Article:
I’ve just learned that its Ag Day 2013 which has inspired me to get back to blogging. I’m sorry for the long lag!
Being a North Dakotan who was raised rural, I often forget that others don’t have a familiarity with the beauty of agriculture and the enormity of farm production. I’m from the Red River Valley, an area known for its fertile farm lands. To me, there’s nothing more beautiful than miles of plush, green fields, for as far as the eye can see. Visitors to North Dakota frequently call the Tourism Division and ask about the types of crops they’re seeing in the state. Whether its fields of blooming purple flowers (flax), small yellow flowers (canola) or those photogenic sunflowers, we love to help our visitors learn more about the scenery they’ll find here.
Agriculture is North Dakota’s #1 industry. According to research at North Dakota State University, it contributed $7.8 billion to the state’s economy in 2011. And North Dakota leads the nation in production of sunflowers, barley, dry edible beans, pinto beans, canola, flaxseed, honey, lentils, dry edible peas, durum wheat and spring wheat.
So I’m sharing a bit about North Dakota’s agriculture today and there are three tourism-related spins that I want to put on this #1 industry: 1) how to enjoy the beauty; 2) how to enjoy the production; and 3) how to learn more and experience agriculture.
Enjoy the Beauty
Agriculture, including ranching, is everywhere in North Dakota, covering approximately 39.2 million acres. Any spring, summer or fall trip through the state and you’re guaranteed to see the land in some phase of production. Most spring planting occurs in April and May, with harvest spanning a wide time frame, depending on the crop. Harvest takes place anywhere between July and November. Visitors can journey throughout North Dakota and also make stops at specific farms and gardens, such as Dakota Sun Gardens near Carrington and Black Leg Ranch near Bismarck – where you can even saddle up for your tour. Photo opportunities are plentiful!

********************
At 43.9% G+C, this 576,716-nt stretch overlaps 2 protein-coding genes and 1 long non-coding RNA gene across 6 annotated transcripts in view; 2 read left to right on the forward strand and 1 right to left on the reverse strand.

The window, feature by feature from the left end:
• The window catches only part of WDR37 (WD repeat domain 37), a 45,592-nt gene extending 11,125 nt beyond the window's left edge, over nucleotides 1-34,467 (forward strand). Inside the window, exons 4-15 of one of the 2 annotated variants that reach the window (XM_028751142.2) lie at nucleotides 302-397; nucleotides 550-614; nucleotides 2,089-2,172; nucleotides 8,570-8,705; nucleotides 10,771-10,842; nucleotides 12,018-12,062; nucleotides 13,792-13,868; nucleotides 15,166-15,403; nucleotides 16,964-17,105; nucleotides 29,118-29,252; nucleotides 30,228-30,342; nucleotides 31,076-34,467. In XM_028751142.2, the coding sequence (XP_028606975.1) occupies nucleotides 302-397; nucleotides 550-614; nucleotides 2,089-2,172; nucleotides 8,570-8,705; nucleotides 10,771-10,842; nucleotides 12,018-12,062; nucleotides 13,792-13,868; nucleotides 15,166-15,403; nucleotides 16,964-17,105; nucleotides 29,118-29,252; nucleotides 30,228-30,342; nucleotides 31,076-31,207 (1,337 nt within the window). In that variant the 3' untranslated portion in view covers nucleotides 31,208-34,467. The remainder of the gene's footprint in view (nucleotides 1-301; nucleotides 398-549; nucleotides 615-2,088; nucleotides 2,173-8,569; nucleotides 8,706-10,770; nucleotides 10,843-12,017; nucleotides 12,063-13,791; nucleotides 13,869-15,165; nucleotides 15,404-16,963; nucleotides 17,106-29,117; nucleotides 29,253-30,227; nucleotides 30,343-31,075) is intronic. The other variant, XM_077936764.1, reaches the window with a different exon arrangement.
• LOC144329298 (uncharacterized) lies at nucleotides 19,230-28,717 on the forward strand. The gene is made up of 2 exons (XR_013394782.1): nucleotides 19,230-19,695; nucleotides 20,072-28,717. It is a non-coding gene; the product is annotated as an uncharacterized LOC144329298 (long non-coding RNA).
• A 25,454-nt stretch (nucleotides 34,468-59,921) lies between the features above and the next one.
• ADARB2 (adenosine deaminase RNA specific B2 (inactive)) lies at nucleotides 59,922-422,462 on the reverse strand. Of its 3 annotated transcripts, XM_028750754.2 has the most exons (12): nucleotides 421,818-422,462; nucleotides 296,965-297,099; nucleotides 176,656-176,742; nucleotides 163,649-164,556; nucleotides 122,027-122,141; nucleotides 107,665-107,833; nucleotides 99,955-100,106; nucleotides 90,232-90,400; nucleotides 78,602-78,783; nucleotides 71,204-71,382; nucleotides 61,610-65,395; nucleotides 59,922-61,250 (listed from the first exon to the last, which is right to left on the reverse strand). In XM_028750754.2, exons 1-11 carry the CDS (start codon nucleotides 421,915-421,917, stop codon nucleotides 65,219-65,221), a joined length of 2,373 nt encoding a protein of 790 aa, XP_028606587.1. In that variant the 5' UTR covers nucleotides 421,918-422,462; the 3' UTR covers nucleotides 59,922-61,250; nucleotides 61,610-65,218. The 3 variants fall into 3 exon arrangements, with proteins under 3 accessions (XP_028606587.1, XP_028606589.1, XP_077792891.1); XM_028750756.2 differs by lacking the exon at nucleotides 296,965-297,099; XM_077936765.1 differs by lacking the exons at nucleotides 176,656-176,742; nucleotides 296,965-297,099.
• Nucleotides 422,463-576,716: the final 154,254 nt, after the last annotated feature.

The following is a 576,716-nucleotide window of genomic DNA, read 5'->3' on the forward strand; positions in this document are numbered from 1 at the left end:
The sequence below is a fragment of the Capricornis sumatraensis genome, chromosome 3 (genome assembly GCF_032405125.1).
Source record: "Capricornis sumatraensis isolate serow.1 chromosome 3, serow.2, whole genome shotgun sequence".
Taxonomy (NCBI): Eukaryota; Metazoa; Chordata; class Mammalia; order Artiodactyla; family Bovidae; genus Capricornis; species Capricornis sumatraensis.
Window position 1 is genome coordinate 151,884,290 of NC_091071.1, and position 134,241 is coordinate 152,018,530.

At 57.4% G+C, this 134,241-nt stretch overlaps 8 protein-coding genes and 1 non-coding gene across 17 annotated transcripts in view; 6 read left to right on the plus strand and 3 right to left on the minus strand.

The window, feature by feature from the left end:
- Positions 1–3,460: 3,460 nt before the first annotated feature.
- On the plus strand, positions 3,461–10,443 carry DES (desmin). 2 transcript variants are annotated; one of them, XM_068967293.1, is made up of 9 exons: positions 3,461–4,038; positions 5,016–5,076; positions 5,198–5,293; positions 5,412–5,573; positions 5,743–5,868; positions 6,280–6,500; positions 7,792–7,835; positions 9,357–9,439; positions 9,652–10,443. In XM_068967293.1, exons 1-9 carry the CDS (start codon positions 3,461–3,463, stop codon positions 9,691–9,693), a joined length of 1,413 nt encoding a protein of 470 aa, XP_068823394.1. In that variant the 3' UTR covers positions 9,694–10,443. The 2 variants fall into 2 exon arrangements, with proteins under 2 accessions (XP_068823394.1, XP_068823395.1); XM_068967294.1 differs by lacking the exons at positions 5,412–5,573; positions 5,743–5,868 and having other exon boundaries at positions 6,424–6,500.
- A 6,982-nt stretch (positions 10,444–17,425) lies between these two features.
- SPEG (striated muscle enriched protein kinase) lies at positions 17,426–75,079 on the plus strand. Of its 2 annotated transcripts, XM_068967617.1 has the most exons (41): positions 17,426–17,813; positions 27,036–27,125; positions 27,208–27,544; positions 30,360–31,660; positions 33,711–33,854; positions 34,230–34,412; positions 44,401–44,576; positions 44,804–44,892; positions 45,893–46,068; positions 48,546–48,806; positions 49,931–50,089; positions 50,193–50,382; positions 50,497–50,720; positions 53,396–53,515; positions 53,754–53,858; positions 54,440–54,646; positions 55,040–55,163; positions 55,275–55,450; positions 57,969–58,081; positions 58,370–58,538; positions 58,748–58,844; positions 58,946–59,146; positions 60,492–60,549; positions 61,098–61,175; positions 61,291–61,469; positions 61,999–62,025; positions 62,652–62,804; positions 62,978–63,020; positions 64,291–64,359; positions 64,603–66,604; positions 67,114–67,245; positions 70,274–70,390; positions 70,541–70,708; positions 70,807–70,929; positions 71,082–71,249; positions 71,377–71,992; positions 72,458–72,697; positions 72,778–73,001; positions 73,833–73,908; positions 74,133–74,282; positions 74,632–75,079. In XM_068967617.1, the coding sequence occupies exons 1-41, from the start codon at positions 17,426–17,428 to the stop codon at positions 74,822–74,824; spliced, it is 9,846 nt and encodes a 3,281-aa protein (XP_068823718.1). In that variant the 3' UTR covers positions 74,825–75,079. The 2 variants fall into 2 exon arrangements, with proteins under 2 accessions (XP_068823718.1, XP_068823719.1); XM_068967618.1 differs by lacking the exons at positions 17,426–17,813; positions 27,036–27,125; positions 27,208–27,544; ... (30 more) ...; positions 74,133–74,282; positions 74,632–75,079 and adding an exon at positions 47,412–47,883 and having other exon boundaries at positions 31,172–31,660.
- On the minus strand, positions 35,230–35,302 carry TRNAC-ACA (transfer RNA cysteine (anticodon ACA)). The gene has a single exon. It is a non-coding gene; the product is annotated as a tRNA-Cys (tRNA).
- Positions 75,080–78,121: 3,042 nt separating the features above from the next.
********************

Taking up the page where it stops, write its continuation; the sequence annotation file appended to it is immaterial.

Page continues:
Enjoy the Production
THIS is where agriculture gets yummy! Consider for a moment the Red Barn and Berry Farm near Kindred. Here you can pick raspberries and even nibble as you go – without fear of being weighed on your way out! Farmer’s Markets can be found in cities large-and-small, like the Town Square Farmers Market in Grand Forks – taking place Saturdays mid-June through September. And check out the North Dakota products marketed by Pride of Dakota! You’ll find everything from delicious Dakota Growers Pasta to lotions made of honey.
Agriculture in North Dakota has history. Visitors can relive farming on the prairie at Bonanzaville in West Fargo or experience what a northern “plantation” was like at the Bagg Bonanza Farm near Mooreton. And if ranching is more your interest, there’s no better place than the North Dakota Cowboy Hall of Fame in Medora. Not just a hall of honorees! This museum celebrates western heritage and culture.
Interested in the scientific side of agriculture? Visit the Langdon Research Extension Center or the North Central Research Extension Center of Minot and see how tests are being done to maintain and improve the industry.
If you really want to get your hands dirty, North Dakota has opportunities for that too! GardenDwellers Farm of Esmond has classes, events and “group play” in production of herbs. Sheer sheep and spin your own wool at Wooly Girls, near Wales. Get your feet dirty at the Red Trail Vineyard Harvest Festival and Grape Stomp.
Okay … I’m going to throw in a fourth way to enjoy agriculture in North Dakota and that’s in celebration. Here you can find festivals for rhubarb, chokecherries, apples, sauerkraut, lefse, ribs, turkeys, watermelon, sunflowers, corn, potatoes and even lobster. The North Dakota State Fair has competitive exhibiting (and great entertainment). There’s also a huge annual event called the Big Iron Farm Show that draws more than 80,000 people.
Agriculture and tourism blend together brilliantly in North Dakota. In fact, we have an AgriTourism program helping connect travelers to all these ways to experience the industry and helping producers expand their businesses by offering tourism components. Learn more online.